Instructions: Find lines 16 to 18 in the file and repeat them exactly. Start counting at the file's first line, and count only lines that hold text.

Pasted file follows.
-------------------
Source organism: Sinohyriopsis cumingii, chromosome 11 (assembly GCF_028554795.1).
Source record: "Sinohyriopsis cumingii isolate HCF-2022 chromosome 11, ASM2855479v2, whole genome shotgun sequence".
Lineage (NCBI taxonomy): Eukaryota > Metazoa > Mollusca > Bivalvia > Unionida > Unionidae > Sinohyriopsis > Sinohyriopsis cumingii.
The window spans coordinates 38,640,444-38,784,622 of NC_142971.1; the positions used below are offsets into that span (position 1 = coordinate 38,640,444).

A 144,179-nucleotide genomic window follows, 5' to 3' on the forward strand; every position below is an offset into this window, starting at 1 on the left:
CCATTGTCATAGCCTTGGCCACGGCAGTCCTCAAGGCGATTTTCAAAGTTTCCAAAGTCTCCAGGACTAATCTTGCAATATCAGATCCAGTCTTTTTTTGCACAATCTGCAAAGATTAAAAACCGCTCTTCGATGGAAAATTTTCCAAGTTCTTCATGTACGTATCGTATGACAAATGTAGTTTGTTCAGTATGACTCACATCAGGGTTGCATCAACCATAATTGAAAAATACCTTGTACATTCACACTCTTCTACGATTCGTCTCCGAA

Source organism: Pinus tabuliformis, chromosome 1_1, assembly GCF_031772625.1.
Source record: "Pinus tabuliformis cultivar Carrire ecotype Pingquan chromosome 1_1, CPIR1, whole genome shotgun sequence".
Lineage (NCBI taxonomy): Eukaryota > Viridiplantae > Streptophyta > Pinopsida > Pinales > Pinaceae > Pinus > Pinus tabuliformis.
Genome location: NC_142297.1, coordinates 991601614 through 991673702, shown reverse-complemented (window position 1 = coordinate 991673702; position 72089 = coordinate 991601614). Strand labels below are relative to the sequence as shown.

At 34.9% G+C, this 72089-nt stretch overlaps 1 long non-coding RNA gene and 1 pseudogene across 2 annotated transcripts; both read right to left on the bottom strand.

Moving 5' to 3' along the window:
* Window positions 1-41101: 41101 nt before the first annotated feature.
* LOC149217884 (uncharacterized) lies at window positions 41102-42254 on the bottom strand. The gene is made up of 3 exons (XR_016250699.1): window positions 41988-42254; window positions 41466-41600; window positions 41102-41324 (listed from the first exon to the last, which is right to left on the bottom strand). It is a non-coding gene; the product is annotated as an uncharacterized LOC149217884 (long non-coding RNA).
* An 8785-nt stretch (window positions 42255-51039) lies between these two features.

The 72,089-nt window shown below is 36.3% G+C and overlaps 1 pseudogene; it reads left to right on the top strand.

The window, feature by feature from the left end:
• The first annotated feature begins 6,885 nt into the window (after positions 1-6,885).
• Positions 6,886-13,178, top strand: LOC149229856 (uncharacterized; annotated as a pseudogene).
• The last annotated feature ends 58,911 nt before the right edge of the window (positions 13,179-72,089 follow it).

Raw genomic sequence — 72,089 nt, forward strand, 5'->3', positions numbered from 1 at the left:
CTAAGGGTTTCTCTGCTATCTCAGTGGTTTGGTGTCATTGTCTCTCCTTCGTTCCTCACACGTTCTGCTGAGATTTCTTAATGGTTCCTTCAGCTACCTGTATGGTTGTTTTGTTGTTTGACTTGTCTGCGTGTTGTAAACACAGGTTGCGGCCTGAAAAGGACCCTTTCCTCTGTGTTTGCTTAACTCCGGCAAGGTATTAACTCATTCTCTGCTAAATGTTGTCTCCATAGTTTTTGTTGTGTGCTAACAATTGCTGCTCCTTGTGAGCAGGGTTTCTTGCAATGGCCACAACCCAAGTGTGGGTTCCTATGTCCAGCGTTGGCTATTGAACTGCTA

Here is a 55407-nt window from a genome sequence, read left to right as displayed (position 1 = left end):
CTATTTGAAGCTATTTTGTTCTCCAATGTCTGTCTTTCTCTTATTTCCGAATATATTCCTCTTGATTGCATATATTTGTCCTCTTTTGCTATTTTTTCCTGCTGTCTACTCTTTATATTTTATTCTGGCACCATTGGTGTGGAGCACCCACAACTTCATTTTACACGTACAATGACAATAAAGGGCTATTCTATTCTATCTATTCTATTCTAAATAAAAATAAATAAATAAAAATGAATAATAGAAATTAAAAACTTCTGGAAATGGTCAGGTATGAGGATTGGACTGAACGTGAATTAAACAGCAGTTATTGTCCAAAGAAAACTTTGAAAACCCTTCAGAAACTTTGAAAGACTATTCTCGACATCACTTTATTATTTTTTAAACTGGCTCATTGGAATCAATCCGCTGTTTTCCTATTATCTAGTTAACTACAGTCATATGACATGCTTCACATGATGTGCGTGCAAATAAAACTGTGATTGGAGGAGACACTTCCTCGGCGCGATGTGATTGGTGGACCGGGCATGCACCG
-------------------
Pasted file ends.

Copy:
The 72,089-nt window shown below is 36.3% G+C and overlaps 1 pseudogene; it reads left to right on the top strand.

The window, feature by feature from the left end:
• The first annotated feature begins 6,885 nt into the window (after positions 1-6,885).